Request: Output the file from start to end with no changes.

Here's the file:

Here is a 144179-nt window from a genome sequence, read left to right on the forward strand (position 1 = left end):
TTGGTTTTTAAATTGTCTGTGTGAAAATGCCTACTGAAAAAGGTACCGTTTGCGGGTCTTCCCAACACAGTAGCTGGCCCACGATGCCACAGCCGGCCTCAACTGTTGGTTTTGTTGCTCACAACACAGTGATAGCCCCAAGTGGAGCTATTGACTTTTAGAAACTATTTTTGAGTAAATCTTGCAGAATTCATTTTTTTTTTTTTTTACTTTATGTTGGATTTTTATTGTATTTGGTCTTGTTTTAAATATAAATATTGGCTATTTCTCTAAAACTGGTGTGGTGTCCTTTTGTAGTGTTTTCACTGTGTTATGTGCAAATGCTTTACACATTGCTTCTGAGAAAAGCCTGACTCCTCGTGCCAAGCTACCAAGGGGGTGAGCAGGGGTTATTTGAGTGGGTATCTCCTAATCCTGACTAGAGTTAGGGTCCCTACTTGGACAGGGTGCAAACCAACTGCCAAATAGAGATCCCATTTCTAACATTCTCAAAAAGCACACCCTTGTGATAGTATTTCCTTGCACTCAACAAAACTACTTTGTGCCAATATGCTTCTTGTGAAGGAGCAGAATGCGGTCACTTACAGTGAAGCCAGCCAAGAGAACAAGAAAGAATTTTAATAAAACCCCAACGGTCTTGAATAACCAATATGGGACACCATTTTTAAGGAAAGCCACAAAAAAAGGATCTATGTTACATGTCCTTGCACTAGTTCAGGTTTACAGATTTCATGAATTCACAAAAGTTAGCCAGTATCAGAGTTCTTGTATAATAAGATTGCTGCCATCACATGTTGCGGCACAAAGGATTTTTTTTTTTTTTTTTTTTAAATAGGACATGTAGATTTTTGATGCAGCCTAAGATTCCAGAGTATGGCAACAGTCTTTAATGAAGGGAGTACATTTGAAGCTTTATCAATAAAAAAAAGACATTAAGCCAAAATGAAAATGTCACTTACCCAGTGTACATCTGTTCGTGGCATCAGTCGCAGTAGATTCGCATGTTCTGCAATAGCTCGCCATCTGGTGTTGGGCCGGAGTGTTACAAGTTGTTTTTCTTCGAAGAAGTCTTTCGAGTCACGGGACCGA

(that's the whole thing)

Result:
Here is a 144179-nt window from a genome sequence, read left to right on the forward strand (position 1 = left end):
TTGGTTTTTAAATTGTCTGTGTGAAAATGCCTACTGAAAAAGGTACCGTTTGCGGGTCTTCCCAACACAGTAGCTGGCCCACGATGCCACAGCCGGCCTCAACTGTTGGTTTTGTTGCTCACAACACAGTGATAGCCCCAAGTGGAGCTATTGACTTTTAGAAACTATTTTTGAGTAAATCTTGCAGAATTCATTTTTTTTTTTTTTTACTTTATGTTGGATTTTTATTGTATTTGGTCTTGTTTTAAATATAAATATTGGCTATTTCTCTAAAACTGGTGTGGTGTCCTTTTGTAGTGTTTTCACTGTGTTATGTGCAAATGCTTTACACATTGCTTCTGAGAAAAGCCTGACTCCTCGTGCCAAGCTACCAAGGGGGTGAGCAGGGGTTATTTGAGTGGGTATCTCCTAATCCTGACTAGAGTTAGGGTCCCTACTTGGACAGGGTGCAAACCAACTGCCAAATAGAGATCCCATTTCTAACATTCTCAAAAAGCACACCCTTGTGATAGTATTTCCTTGCACTCAACAAAACTACTTTGTGCCAATATGCTTCTTGTGAAGGAGCAGAATGCGGTCACTTACAGTGAAGCCAGCCAAGAGAACAAGAAAGAATTTTAATAAAACCCCAACGGTCTTGAATAACCAATATGGGACACCATTTTTAAGGAAAGCCACAAAAAAAGGATCTATGTTACATGTCCTTGCACTAGTTCAGGTTTACAGATTTCATGAATTCACAAAAGTTAGCCAGTATCAGAGTTCTTGTATAATAAGATTGCTGCCATCACATGTTGCGGCACAAAGGATTTTTTTTTTTTTTTTTTTTAAATAGGACATGTAGATTTTTGATGCAGCCTAAGATTCCAGAGTATGGCAACAGTCTTTAATGAAGGGAGTACATTTGAAGCTTTATCAATAAAAAAAAGACATTAAGCCAAAATGAAAATGTCACTTACCCAGTGTACATCTGTTCGTGGCATCAGTCGCAGTAGATTCGCATGTTCTGCAATAGCTCGCCATCTGGTGTTGGGCCGGAGTGTTACAAGTTGTTTTTCTTCGAAGAAGTCTTTCGAGTCACGGGACCGA